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Wales' seabirds say 'thank you' as Welsh Government announces protected sites at sea

Last modified: 07 October 2014

Thank you image created by artist Theo Shields at LLanddwyn

Image: The RSPB

RSPB Cymru would like to say ‘thank you’ to the Welsh Government for taking an important step towards protecting special sites for our seabirds in Wales' coastal waters.

Today the Minister for Natural Resources Carl Sargeant announced additional protection in the seas around three key sites for seabirds. This follows a public consultation which was held earlier this year by Natural Resources Wales (NRW). 

The sites are RSPB Grassholm, the Wildlife Trusts of South and West Wales islands of Skomer and Skokholm, and Bardsey Island, which is managed by the Bardsey Island Trust.

This means that between 2–9 km of the seas around these islands are now protected by law, and going forward these areas will need to be managed effectively for the benefit of these birds and other sealife that rely on them.

These sites will contribute to the network of protected special sites at sea, used by breeding seabirds aiding the colonies to be healthier and more resilient to other issues such as the effects of climate change,  like the recent winter storms and sea temperature rise.

Gareth Cunningham RSPB Cymru Marine Policy Officer says: “The seas around islands like these are so important for our seabirds as these are where the birds socialise. Birds like gannets, Manx shearwaters and puffins will use areas like this for preening, bathing and displaying.”

He adds: “This is a great step forwards, but there is still more to be done, by  the end of 2015 we need to protect other essential marine areas for seabirds, especially where the birds feed further out at sea.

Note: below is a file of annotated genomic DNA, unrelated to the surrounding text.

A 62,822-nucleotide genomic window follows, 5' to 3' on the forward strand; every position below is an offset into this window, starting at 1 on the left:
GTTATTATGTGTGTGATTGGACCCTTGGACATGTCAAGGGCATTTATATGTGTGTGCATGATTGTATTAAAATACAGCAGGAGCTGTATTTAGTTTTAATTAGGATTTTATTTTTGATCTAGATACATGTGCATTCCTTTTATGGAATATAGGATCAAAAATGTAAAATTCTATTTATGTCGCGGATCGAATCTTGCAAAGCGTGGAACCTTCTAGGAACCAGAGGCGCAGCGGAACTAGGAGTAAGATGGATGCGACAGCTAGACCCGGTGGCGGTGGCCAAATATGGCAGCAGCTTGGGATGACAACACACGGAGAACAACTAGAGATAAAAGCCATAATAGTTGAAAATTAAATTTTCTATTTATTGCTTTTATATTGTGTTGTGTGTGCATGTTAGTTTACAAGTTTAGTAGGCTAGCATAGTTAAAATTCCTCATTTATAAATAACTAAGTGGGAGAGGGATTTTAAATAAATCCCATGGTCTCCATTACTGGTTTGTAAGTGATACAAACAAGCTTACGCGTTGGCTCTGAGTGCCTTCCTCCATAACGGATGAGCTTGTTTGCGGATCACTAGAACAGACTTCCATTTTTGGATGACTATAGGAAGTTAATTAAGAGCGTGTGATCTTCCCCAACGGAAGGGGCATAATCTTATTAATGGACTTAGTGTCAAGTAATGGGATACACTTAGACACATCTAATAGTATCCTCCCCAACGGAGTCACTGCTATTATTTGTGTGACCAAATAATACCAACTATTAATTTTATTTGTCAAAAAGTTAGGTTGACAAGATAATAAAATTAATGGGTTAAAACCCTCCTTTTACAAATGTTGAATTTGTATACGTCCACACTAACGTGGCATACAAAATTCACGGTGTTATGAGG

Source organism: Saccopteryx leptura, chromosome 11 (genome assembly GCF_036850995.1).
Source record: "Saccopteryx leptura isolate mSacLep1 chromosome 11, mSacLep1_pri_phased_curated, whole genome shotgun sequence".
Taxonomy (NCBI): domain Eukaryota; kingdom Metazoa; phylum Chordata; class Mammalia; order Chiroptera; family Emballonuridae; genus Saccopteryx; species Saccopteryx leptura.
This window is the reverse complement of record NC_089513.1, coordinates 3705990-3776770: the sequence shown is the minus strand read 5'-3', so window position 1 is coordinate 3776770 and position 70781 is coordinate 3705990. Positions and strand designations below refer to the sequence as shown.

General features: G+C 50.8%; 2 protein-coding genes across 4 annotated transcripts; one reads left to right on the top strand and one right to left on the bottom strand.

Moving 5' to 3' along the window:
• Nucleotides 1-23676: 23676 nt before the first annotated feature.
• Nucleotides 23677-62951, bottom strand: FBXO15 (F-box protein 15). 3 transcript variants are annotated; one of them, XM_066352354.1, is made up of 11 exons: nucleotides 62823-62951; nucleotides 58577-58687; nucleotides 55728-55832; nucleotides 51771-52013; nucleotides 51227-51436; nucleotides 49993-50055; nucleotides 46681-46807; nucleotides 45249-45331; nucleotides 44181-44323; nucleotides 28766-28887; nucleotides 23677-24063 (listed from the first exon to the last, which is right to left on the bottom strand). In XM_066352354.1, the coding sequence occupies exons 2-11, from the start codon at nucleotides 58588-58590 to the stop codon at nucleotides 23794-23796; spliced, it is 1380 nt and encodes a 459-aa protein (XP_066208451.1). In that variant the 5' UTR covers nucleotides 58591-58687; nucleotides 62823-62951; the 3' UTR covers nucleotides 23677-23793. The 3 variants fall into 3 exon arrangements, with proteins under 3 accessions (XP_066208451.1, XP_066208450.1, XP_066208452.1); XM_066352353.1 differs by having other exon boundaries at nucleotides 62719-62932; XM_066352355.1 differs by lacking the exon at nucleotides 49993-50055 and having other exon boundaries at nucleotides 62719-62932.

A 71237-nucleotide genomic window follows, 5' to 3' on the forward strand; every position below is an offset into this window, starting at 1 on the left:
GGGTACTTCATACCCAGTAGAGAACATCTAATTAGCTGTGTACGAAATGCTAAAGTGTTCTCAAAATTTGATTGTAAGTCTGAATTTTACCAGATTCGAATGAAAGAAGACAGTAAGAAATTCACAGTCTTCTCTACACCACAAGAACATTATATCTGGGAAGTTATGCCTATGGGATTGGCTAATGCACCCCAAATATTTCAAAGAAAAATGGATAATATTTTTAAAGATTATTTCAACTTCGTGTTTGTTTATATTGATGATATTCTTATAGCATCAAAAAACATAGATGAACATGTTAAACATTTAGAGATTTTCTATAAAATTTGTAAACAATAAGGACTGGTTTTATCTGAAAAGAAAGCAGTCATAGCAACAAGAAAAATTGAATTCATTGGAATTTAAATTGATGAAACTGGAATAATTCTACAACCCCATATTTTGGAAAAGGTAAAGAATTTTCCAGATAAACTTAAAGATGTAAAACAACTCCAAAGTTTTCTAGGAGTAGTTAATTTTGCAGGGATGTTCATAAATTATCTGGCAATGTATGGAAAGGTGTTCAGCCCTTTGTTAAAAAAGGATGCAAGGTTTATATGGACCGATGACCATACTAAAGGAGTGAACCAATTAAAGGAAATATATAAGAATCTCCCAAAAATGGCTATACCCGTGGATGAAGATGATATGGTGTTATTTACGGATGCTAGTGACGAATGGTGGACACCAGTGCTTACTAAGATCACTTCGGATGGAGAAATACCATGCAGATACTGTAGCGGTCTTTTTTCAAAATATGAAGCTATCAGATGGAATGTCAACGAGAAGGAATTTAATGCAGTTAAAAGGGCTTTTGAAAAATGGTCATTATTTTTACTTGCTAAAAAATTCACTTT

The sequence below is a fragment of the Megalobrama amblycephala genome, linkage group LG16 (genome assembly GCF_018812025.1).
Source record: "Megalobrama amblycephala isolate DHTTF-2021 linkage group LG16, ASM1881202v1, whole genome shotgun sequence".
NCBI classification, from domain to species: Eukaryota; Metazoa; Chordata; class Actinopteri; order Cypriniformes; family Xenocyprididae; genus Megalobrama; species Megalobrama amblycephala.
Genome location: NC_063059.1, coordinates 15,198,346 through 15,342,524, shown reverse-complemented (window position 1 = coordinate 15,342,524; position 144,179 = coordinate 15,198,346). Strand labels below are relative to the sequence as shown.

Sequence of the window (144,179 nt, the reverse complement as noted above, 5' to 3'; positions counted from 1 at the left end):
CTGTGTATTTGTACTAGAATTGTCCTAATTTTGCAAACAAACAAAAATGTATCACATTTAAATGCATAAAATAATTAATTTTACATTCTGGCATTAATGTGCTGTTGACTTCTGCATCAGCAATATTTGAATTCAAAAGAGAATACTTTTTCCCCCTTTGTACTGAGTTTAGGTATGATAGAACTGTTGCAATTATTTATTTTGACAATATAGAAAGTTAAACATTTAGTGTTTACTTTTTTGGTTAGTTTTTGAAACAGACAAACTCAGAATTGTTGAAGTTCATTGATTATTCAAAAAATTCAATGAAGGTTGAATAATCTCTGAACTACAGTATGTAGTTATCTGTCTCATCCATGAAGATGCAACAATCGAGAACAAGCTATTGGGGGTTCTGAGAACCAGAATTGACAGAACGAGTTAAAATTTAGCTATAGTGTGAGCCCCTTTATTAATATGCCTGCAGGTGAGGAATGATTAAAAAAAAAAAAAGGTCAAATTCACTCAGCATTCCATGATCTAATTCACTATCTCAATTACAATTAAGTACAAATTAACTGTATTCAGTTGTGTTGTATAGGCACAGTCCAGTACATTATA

'Working with local communities and industry we hope that Welsh Government identifies the best ways of managing these sites for seabirds, now and in the future.”

RSPB Grassholm is home to 40,000 pairs of gannets – this is 10 per cent of the world's population. Skomer and Skokholm are estimated to be home to over 350,000 Manx shearwaters, with a massive 50 per cent of the world's population born in Wales. Bardsey Island holds another 16,000 pairs of Manx shearwaters and was home to Wales's oldest recorded razorbill, aged 41 in 2008.

The twin challenges of biodiversity loss and climate change, can only be met by changing the way we live and think today. RSPB Cymru will continue to work with the Welsh Government to seek improvements and a bright future for Welsh seabirds.

RSPB Cymru commissioned local artist Theo Shields to create a sand art picture at LLanddwyn Beach, Anglesey, North Wales in the form of a gannet, Manx shearwater and puffin to express their thanks to the Welsh Government.

To read the announcement from Welsh Government in full please go to

How you can help

Current proposals to create marine protected areas in the waters of each country offer almost no protection for seabirds. With the support of people like you, we can continue to fight for better protection for our seas.

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